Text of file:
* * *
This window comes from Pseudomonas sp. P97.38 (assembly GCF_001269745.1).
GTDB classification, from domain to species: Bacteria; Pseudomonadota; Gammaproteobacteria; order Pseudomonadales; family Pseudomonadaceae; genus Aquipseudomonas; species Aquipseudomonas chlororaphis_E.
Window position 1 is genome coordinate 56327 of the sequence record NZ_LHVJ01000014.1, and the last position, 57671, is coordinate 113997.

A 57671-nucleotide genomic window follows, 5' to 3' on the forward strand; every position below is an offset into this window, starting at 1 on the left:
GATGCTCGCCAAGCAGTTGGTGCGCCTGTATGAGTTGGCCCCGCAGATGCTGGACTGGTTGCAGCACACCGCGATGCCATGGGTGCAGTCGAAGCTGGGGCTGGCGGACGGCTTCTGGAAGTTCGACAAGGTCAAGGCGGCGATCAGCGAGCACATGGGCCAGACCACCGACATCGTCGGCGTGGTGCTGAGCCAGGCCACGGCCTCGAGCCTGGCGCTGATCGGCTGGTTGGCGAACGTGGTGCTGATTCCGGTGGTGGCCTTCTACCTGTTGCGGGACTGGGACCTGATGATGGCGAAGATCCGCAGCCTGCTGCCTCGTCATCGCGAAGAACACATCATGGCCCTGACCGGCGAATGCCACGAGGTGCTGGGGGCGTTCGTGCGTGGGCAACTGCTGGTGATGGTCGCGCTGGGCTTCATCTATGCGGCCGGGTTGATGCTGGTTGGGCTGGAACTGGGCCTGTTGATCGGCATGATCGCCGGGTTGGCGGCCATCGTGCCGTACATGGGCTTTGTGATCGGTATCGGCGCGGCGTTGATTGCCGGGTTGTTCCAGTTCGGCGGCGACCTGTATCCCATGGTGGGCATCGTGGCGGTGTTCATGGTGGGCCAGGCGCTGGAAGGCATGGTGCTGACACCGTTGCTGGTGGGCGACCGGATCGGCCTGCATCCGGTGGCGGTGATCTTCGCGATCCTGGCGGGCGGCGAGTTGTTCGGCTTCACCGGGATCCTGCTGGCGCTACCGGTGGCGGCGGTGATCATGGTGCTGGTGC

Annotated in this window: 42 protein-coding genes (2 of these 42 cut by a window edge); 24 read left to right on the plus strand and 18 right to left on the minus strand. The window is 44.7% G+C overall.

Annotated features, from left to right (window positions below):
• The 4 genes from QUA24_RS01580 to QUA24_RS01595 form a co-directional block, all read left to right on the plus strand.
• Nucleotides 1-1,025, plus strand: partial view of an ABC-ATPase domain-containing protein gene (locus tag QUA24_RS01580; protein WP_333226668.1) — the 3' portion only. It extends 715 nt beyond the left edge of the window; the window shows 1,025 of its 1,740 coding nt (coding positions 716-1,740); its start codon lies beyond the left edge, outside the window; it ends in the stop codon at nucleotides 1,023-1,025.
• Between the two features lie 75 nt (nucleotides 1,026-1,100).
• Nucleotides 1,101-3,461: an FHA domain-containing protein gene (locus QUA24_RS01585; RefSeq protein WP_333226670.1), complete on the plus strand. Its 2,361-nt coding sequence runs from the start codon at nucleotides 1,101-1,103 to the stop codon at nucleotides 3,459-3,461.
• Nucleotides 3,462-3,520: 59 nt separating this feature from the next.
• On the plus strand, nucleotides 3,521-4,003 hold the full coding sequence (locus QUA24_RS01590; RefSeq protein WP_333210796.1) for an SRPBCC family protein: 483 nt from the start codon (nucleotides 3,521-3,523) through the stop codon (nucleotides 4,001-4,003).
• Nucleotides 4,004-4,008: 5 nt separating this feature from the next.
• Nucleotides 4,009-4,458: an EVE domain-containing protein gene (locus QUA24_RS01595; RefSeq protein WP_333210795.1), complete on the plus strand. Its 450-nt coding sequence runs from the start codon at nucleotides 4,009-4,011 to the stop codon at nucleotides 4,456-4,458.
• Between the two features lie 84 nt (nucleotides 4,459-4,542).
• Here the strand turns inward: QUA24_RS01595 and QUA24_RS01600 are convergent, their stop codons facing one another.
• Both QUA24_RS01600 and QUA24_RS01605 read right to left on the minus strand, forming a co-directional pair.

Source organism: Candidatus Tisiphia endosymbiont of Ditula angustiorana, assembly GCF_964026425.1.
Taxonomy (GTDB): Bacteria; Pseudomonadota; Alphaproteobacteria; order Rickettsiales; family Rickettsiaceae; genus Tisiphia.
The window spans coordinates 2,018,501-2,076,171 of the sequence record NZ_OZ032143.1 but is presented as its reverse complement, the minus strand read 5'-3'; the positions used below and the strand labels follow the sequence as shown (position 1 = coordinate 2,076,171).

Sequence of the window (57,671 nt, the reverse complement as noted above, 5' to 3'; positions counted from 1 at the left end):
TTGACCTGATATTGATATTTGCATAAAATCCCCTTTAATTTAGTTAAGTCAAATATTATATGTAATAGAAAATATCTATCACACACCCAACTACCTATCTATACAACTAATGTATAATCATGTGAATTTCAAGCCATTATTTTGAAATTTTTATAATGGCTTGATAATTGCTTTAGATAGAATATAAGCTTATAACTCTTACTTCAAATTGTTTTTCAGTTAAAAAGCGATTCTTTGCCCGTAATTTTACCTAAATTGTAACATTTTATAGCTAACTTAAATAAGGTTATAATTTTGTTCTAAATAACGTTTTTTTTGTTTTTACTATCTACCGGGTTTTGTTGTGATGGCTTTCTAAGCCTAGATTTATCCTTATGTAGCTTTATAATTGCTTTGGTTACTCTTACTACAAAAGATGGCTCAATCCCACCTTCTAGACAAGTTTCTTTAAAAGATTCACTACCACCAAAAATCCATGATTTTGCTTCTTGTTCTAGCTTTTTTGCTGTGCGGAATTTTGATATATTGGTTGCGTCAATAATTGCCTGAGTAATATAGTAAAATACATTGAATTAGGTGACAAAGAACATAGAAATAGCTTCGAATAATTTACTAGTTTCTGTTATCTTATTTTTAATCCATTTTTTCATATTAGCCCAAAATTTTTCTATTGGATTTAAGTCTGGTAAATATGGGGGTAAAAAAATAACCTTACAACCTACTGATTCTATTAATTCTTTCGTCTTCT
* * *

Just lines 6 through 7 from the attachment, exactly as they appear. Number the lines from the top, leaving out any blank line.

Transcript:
Annotated in this window: 42 protein-coding genes (2 of these 42 cut by a window edge); 24 read left to right on the plus strand and 18 right to left on the minus strand. The window is 44.7% G+C overall.

Annotated features, from left to right (window positions below):